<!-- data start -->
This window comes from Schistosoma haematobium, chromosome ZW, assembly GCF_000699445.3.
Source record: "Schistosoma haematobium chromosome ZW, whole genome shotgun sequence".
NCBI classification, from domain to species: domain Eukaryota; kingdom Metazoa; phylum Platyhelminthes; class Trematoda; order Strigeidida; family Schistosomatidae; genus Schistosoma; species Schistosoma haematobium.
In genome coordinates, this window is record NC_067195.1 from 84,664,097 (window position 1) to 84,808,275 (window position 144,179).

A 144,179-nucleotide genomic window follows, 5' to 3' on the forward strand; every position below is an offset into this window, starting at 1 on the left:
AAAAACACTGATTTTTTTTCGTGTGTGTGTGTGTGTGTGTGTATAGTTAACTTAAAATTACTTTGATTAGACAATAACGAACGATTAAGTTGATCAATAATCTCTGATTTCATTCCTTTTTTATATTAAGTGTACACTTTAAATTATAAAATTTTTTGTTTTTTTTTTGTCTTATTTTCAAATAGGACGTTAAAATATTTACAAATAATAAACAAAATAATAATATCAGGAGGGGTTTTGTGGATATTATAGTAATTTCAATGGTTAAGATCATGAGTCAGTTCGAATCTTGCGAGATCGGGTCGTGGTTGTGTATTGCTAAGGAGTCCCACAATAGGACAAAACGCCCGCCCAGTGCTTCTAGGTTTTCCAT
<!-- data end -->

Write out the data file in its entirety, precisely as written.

This window comes from Schistosoma haematobium, chromosome ZW, assembly GCF_000699445.3.
Source record: "Schistosoma haematobium chromosome ZW, whole genome shotgun sequence".
NCBI classification, from domain to species: domain Eukaryota; kingdom Metazoa; phylum Platyhelminthes; class Trematoda; order Strigeidida; family Schistosomatidae; genus Schistosoma; species Schistosoma haematobium.
In genome coordinates, this window is record NC_067195.1 from 84,664,097 (window position 1) to 84,808,275 (window position 144,179).

A 144,179-nucleotide genomic window follows, 5' to 3' on the forward strand; every position below is an offset into this window, starting at 1 on the left:
AAAAACACTGATTTTTTTTCGTGTGTGTGTGTGTGTGTGTGTATAGTTAACTTAAAATTACTTTGATTAGACAATAACGAACGATTAAGTTGATCAATAATCTCTGATTTCATTCCTTTTTTATATTAAGTGTACACTTTAAATTATAAAATTTTTTGTTTTTTTTTTGTCTTATTTTCAAATAGGACGTTAAAATATTTACAAATAATAAACAAAATAATAATATCAGGAGGGGTTTTGTGGATATTATAGTAATTTCAATGGTTAAGATCATGAGTCAGTTCGAATCTTGCGAGATCGGGTCGTGGTTGTGTATTGCTAAGGAGTCCCACAATAGGACAAAACGCCCGCCCAGTGCTTCTAGGTTTTCCAT